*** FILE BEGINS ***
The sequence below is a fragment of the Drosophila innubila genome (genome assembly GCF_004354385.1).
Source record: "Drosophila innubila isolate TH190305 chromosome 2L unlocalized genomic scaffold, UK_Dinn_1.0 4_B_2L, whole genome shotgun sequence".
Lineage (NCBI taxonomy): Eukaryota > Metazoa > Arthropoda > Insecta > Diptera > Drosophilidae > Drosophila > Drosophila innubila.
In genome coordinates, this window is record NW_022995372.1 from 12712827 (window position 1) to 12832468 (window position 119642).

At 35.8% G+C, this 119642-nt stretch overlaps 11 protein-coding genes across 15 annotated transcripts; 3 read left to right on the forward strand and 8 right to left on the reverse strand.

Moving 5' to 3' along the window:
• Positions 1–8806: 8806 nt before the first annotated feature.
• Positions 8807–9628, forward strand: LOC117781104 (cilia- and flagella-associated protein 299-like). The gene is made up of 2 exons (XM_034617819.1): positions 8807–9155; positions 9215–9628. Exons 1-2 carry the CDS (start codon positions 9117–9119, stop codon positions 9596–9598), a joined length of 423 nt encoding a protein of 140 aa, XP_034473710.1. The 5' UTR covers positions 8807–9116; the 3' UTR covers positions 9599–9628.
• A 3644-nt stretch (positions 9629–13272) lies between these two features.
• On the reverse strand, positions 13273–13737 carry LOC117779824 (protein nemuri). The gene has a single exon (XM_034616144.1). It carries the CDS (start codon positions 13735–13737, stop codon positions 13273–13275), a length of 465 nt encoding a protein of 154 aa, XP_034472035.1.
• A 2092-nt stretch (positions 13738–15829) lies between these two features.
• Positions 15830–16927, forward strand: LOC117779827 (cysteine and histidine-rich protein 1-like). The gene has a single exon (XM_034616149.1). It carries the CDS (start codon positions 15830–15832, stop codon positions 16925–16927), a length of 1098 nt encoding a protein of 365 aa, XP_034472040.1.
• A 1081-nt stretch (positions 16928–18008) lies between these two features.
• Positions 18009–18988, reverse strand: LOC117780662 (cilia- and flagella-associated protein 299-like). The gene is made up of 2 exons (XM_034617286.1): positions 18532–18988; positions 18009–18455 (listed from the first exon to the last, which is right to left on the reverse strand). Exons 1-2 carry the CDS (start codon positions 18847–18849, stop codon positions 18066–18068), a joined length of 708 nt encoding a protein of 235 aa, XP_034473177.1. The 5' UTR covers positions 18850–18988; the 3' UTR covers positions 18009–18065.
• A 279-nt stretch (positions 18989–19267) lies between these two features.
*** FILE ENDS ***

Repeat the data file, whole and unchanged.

The sequence below is a fragment of the Drosophila innubila genome (genome assembly GCF_004354385.1).
Source record: "Drosophila innubila isolate TH190305 chromosome 2L unlocalized genomic scaffold, UK_Dinn_1.0 4_B_2L, whole genome shotgun sequence".
Lineage (NCBI taxonomy): Eukaryota > Metazoa > Arthropoda > Insecta > Diptera > Drosophilidae > Drosophila > Drosophila innubila.
In genome coordinates, this window is record NW_022995372.1 from 12712827 (window position 1) to 12832468 (window position 119642).

At 35.8% G+C, this 119642-nt stretch overlaps 11 protein-coding genes across 15 annotated transcripts; 3 read left to right on the forward strand and 8 right to left on the reverse strand.

Moving 5' to 3' along the window:
• Positions 1–8806: 8806 nt before the first annotated feature.
• Positions 8807–9628, forward strand: LOC117781104 (cilia- and flagella-associated protein 299-like). The gene is made up of 2 exons (XM_034617819.1): positions 8807–9155; positions 9215–9628. Exons 1-2 carry the CDS (start codon positions 9117–9119, stop codon positions 9596–9598), a joined length of 423 nt encoding a protein of 140 aa, XP_034473710.1. The 5' UTR covers positions 8807–9116; the 3' UTR covers positions 9599–9628.
• A 3644-nt stretch (positions 9629–13272) lies between these two features.
• On the reverse strand, positions 13273–13737 carry LOC117779824 (protein nemuri). The gene has a single exon (XM_034616144.1). It carries the CDS (start codon positions 13735–13737, stop codon positions 13273–13275), a length of 465 nt encoding a protein of 154 aa, XP_034472035.1.
• A 2092-nt stretch (positions 13738–15829) lies between these two features.
• Positions 15830–16927, forward strand: LOC117779827 (cysteine and histidine-rich protein 1-like). The gene has a single exon (XM_034616149.1). It carries the CDS (start codon positions 15830–15832, stop codon positions 16925–16927), a length of 1098 nt encoding a protein of 365 aa, XP_034472040.1.
• A 1081-nt stretch (positions 16928–18008) lies between these two features.
• Positions 18009–18988, reverse strand: LOC117780662 (cilia- and flagella-associated protein 299-like). The gene is made up of 2 exons (XM_034617286.1): positions 18532–18988; positions 18009–18455 (listed from the first exon to the last, which is right to left on the reverse strand). Exons 1-2 carry the CDS (start codon positions 18847–18849, stop codon positions 18066–18068), a joined length of 708 nt encoding a protein of 235 aa, XP_034473177.1. The 5' UTR covers positions 18850–18988; the 3' UTR covers positions 18009–18065.
• A 279-nt stretch (positions 18989–19267) lies between these two features.